Thursday, February 21, 2008


The other day my sister and I were driving through an upscale neighborhood in the town I live in (which is where my neurologist lived before he left me for Florida) and while we were looking at the houses I was sidetracked for about 23.7 seconds. I started thinking how nice such a big house in such a fancy neighborhood would be. And then I came back to reality and myself. If I have learned nothing else from this disease I have learned what really matters in this life, and, sorry to say, big fancy houses ain't it. What would I do with all that space? I could never keep up with it and I don't need it unless I was going to start an orphanage, which is the only reason I can think of that one would need 10 bedrooms and 14 bathrooms. And how impressive would a fancy car parked in the handicapped spot look? Not very, especially when they see me lumbering out with a cane on a bad day. I don't want to play keep-up-with-the-Jones' when I am content with not being like everyone else. Status symbols mean nothing to me when I can't even go to an outdoor event in the summer anymore, and I am not impressed by others' displays of money. You can keep your fancy homes, and cars and whatever else if it makes you feel better, I won't hold it against you, but I am not envious--I would rather be able to walk my dog around the block. That makes me envious.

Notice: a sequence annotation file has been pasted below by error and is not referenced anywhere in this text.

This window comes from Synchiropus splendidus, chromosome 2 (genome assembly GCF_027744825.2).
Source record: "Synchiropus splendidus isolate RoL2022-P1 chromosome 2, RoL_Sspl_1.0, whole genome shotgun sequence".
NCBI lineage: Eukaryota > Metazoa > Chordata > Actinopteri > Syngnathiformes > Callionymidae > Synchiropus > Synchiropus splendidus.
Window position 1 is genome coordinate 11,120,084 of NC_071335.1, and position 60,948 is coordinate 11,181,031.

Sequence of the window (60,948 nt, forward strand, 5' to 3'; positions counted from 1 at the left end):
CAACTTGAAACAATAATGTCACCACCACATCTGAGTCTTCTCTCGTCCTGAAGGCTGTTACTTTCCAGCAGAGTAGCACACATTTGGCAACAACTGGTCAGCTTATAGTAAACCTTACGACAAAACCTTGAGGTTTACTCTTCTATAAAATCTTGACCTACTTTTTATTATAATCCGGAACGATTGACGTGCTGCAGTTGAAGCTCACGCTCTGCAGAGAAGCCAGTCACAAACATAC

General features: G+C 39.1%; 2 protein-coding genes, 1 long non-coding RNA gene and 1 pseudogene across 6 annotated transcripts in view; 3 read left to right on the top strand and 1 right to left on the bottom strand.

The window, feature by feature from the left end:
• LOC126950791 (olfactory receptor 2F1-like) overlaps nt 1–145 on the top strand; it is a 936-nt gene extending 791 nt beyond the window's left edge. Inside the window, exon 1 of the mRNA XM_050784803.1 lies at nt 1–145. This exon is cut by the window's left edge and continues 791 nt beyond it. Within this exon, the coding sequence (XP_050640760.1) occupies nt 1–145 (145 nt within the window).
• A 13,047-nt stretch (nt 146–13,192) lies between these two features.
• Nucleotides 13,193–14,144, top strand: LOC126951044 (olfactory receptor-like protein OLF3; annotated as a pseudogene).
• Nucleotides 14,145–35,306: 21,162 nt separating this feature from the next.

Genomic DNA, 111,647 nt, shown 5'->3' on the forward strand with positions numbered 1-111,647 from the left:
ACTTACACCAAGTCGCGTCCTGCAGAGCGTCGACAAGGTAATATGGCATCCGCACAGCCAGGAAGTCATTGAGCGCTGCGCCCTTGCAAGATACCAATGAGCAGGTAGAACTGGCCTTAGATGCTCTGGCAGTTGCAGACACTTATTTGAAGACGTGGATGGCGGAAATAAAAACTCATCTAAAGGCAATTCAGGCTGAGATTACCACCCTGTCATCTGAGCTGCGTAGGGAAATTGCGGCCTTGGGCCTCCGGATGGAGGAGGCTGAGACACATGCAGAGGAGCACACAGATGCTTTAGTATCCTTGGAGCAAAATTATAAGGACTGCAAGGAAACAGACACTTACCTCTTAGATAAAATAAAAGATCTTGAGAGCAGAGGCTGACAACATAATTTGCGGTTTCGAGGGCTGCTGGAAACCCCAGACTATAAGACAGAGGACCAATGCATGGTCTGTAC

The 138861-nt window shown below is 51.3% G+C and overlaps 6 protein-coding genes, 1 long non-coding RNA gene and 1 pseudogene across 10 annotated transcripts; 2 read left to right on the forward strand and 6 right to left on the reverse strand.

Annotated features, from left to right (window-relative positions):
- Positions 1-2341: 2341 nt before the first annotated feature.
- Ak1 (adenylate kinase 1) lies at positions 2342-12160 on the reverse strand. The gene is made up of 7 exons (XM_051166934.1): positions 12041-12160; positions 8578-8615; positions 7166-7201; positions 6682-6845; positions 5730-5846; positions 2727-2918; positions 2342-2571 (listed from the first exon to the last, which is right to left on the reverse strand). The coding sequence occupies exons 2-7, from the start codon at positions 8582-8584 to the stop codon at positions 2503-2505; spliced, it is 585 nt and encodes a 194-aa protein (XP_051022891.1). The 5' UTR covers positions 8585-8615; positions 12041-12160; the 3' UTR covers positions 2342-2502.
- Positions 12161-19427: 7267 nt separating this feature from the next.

1 comment:

harkoo said...

Yes, you learn quickly what is important--way sooner than your peers. In fact, you will come to the point where you will listen to some of the things your friends complain about with a shake of your head in disbelief at how silly and trite they are! I had footdrop and a limp from my MS, got a leg brace and a cane and was able to walk my dogs for years--might you investigate those possibilities?